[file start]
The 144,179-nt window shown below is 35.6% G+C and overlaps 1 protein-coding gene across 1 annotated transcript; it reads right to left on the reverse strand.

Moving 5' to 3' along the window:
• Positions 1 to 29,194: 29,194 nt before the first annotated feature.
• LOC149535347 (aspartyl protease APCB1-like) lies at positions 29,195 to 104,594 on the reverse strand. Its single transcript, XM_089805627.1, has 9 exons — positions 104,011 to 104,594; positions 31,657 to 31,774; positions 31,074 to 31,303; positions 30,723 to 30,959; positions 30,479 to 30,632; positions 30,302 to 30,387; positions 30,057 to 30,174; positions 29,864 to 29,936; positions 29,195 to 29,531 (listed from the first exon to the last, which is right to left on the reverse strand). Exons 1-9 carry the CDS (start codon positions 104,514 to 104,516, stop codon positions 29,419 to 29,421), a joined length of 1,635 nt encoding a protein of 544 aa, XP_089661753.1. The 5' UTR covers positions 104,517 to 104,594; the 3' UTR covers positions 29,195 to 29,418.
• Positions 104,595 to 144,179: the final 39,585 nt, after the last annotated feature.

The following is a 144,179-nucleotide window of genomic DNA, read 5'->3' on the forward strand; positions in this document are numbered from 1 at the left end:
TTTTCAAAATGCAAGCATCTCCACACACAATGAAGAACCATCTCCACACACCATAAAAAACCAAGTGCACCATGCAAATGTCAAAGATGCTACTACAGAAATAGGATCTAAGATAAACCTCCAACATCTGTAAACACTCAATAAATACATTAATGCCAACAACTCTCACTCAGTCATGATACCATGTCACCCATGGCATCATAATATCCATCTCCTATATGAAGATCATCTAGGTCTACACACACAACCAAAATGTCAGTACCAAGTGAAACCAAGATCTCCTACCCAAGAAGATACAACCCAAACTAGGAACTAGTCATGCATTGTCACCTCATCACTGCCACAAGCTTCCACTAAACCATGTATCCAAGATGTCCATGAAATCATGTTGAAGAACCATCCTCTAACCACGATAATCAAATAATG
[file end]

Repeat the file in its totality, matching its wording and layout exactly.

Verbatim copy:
The 144,179-nt window shown below is 35.6% G+C and overlaps 1 protein-coding gene across 1 annotated transcript; it reads right to left on the reverse strand.

Moving 5' to 3' along the window:
• Positions 1 to 29,194: 29,194 nt before the first annotated feature.
• LOC149535347 (aspartyl protease APCB1-like) lies at positions 29,195 to 104,594 on the reverse strand. Its single transcript, XM_089805627.1, has 9 exons — positions 104,011 to 104,594; positions 31,657 to 31,774; positions 31,074 to 31,303; positions 30,723 to 30,959; positions 30,479 to 30,632; positions 30,302 to 30,387; positions 30,057 to 30,174; positions 29,864 to 29,936; positions 29,195 to 29,531 (listed from the first exon to the last, which is right to left on the reverse strand). Exons 1-9 carry the CDS (start codon positions 104,514 to 104,516, stop codon positions 29,419 to 29,421), a joined length of 1,635 nt encoding a protein of 544 aa, XP_089661753.1. The 5' UTR covers positions 104,517 to 104,594; the 3' UTR covers positions 29,195 to 29,418.
• Positions 104,595 to 144,179: the final 39,585 nt, after the last annotated feature.

The following is a 144,179-nucleotide window of genomic DNA, read 5'->3' on the forward strand; positions in this document are numbered from 1 at the left end:
TTTTCAAAATGCAAGCATCTCCACACACAATGAAGAACCATCTCCACACACCATAAAAAACCAAGTGCACCATGCAAATGTCAAAGATGCTACTACAGAAATAGGATCTAAGATAAACCTCCAACATCTGTAAACACTCAATAAATACATTAATGCCAACAACTCTCACTCAGTCATGATACCATGTCACCCATGGCATCATAATATCCATCTCCTATATGAAGATCATCTAGGTCTACACACACAACCAAAATGTCAGTACCAAGTGAAACCAAGATCTCCTACCCAAGAAGATACAACCCAAACTAGGAACTAGTCATGCATTGTCACCTCATCACTGCCACAAGCTTCCACTAAACCATGTATCCAAGATGTCCATGAAATCATGTTGAAGAACCATCCTCTAACCACGATAATCAAATAATG